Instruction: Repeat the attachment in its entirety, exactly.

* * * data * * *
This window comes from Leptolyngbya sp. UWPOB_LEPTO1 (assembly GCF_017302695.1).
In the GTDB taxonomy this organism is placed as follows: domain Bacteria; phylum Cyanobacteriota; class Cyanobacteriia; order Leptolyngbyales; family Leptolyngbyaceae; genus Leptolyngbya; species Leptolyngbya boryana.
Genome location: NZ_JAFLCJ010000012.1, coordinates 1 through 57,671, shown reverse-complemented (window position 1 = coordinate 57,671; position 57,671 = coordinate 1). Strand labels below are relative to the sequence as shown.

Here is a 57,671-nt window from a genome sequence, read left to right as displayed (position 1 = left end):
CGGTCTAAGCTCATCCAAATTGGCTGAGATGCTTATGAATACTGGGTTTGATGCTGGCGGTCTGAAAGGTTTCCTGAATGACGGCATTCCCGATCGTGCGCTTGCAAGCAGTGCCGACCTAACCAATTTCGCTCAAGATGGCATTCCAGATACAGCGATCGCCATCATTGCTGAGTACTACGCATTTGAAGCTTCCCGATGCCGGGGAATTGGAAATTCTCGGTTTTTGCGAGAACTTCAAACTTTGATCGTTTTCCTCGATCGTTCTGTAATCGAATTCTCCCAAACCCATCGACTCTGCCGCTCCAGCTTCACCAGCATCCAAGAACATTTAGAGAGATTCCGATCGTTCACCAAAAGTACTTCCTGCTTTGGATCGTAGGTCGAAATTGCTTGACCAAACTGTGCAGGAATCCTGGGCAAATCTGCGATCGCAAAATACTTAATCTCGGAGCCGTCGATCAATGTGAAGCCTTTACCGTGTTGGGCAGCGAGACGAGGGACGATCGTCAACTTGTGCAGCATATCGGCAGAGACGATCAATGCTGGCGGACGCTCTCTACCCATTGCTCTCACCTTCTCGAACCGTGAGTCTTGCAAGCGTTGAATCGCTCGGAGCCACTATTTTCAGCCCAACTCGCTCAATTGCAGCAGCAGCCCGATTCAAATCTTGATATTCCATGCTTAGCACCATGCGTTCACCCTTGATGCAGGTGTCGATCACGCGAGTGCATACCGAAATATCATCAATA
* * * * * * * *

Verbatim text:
This window comes from Leptolyngbya sp. UWPOB_LEPTO1 (assembly GCF_017302695.1).
In the GTDB taxonomy this organism is placed as follows: domain Bacteria; phylum Cyanobacteriota; class Cyanobacteriia; order Leptolyngbyales; family Leptolyngbyaceae; genus Leptolyngbya; species Leptolyngbya boryana.
Genome location: NZ_JAFLCJ010000012.1, coordinates 1 through 57,671, shown reverse-complemented (window position 1 = coordinate 57,671; position 57,671 = coordinate 1). Strand labels below are relative to the sequence as shown.

Here is a 57,671-nt window from a genome sequence, read left to right as displayed (position 1 = left end):
CGGTCTAAGCTCATCCAAATTGGCTGAGATGCTTATGAATACTGGGTTTGATGCTGGCGGTCTGAAAGGTTTCCTGAATGACGGCATTCCCGATCGTGCGCTTGCAAGCAGTGCCGACCTAACCAATTTCGCTCAAGATGGCATTCCAGATACAGCGATCGCCATCATTGCTGAGTACTACGCATTTGAAGCTTCCCGATGCCGGGGAATTGGAAATTCTCGGTTTTTGCGAGAACTTCAAACTTTGATCGTTTTCCTCGATCGTTCTGTAATCGAATTCTCCCAAACCCATCGACTCTGCCGCTCCAGCTTCACCAGCATCCAAGAACATTTAGAGAGATTCCGATCGTTCACCAAAAGTACTTCCTGCTTTGGATCGTAGGTCGAAATTGCTTGACCAAACTGTGCAGGAATCCTGGGCAAATCTGCGATCGCAAAATACTTAATCTCGGAGCCGTCGATCAATGTGAAGCCTTTACCGTGTTGGGCAGCGAGACGAGGGACGATCGTCAACTTGTGCAGCATATCGGCAGAGACGATCAATGCTGGCGGACGCTCTCTACCCATTGCTCTCACCTTCTCGAACCGTGAGTCTTGCAAGCGTTGAATCGCTCGGAGCCACTATTTTCAGCCCAACTCGCTCAATTGCAGCAGCAGCCCGATTCAAATCTTGATATTCCATGCTTAGCACCATGCGTTCACCCTTGATGCAGGTGTCGATCACGCGAGTGCATACCGAAATATCATCAATA